Ucrania: La guerra corta y la empantanada

Ukraine: the short war and the stalemate


25 | 02 | 2022


A rapid shift to a pro-Russian government could ensure less dismemberment of the country; a protracted conflict could undermine Putin's position.

In the picture

Anti-war rally in Russia after Ukraine invasion [Twiter].

The war in Ukraine can be resolved in a very short time if the Ukrainian army collapses quickly or if an internal coup rushes President Zelenski out of office, resulting in authorities with some legitimacy, however pressured, accepting Moscow's conditions. The conflict could be protracted, however, if, beyond the period during which Ukraine is able to sustain its defence, a guerrilla resistance prolongs the confrontation with the occupying forces.

The prospect of near-instant defeat may lead elements of the Ukrainian military command to force a political change that would at least secure the peace and integrity of most of the territory. Whereas the prospect of a war stalemate, which would be especially costly in lives for the attackers, would be the only scenario that could bring about the toppling of Vladimir Putin from within the Russian state.

Having demonstrated Putin's willingness to go all the way, at any cost, the scenario that can be described as "least damage" - in terms of issue casualties, but not only - is that of a short war. This would involve accepting, without further use of firepower, the Finlandisation of Ukraine in exchange for the new secessionist republics not being integrated into Russia. The minimal partition of the country might allow the Lugansk and Donetsk provinces to aspire to perhaps return to the national fold after the necessary time has elapsed. Of course, it would be more difficult for them to do so if they were to be diluted in Russia now. A future generation of Ukrainians might reconsider the political orientation of their country, when another, more open international order emerges, but it will have no chance of doing so if Ukraine disappears as an entity or survives greatly reduced in size.

Given the great difference in war potential between Russia and Ukraine and the realisation that neither country is going to fight alongside the latter - the supply of weapons offered to the Ukrainian army by the West improves its capabilities, but does not change the foreseeable result of the war - then the question over the prolongation of the conflict is more about whether Ukraine will become "a people in arms" against the invader, so that it suffers frequent sabotage and a continuous trickle of deaths in ambushes that undermine Putin's position at the helm of the Kremlin. Since the demise of the USSR, Ukraine has developed a clear sense of independence and many Ukrainians are willing to make it difficult for Russia. But in this scenario of revolts and attacks, Russia could harden its stance by absorbing the Donbas and perhaps also taking over a corridor to Crimea or even Odessa. And if thirty years of independence have produced young people with a strong sense of national identity, another thirty years of Moscow's rule could encourage Russian identity in these acquired territories.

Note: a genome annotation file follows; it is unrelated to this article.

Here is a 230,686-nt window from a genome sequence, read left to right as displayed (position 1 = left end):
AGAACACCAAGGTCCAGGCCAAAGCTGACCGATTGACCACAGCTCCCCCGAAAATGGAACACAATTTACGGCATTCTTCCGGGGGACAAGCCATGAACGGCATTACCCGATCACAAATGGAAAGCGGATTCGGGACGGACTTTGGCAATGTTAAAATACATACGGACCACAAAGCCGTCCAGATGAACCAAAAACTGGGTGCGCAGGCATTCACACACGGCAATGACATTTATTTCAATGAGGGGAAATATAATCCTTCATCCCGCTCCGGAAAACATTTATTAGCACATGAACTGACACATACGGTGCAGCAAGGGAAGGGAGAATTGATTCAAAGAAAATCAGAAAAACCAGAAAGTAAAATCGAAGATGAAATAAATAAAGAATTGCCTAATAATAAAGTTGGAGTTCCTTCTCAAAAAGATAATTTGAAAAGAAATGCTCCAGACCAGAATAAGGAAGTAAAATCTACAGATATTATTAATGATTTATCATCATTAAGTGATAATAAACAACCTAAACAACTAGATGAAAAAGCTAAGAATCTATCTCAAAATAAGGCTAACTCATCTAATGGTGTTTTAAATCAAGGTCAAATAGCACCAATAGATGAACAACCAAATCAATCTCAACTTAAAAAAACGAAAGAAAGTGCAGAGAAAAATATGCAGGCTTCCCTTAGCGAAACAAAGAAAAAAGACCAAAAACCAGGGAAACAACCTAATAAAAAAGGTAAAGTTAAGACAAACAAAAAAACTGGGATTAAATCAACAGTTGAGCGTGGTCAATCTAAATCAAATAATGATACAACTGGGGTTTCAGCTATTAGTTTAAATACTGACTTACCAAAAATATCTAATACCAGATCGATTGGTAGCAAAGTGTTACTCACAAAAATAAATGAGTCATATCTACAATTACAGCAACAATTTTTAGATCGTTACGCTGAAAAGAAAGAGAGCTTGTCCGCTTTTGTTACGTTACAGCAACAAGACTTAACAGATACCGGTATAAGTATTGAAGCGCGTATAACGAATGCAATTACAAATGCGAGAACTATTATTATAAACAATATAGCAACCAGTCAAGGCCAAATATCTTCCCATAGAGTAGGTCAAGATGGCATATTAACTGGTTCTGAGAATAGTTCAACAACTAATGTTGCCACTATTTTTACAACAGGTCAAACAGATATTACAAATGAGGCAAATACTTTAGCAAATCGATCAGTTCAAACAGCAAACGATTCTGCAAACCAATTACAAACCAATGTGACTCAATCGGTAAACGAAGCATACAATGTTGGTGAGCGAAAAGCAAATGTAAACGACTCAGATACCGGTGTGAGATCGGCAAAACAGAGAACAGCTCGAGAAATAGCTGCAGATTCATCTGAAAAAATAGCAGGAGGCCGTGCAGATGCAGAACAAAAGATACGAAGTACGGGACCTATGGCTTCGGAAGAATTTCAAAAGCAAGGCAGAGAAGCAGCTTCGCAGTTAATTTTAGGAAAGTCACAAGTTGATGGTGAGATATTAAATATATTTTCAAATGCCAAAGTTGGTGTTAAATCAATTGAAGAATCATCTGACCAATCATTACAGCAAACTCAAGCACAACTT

Certainly, mixed scenarios are possible: a short military campaign followed by a lengthy harassment by Ukrainian irregular forces, an ironclad defence by the Ukrainian armed forces that forces a Russian overexertion that creates doubts in the invading General Staff and Russian society, or a non-critical but ultimately complex status for Putin without him being overthrown in the long run. In any case, it does not seem that international economic sanctions, however effective they may be in strangling the Economics and certain Russian fortunes, will prevent the consolidation of Russia's territorial annexations. Eight years after the seizure of Crimea, despite the punishment meted out by the West, it seems more likely that the peninsula will remain Russia's possession forever.

The first moves of the invasion seem to indicate that Putin's strategy is to show that he is willing to download use all possible force on his neighbour, hoping that the first bombardments and entrance of tanks will be enough to make the Ukrainian army and elites crumple and accept the installation of a puppet government. As Ukrainian casualties mount, the call for a compromise is likely to grow in the country; if it is slow in coming, Putin could increase the destruction. There is little doubt that Putin will win the war, in its strictly military phase, although the longer the process of appeasement drags on, the more it will cost him - and certainly Russia.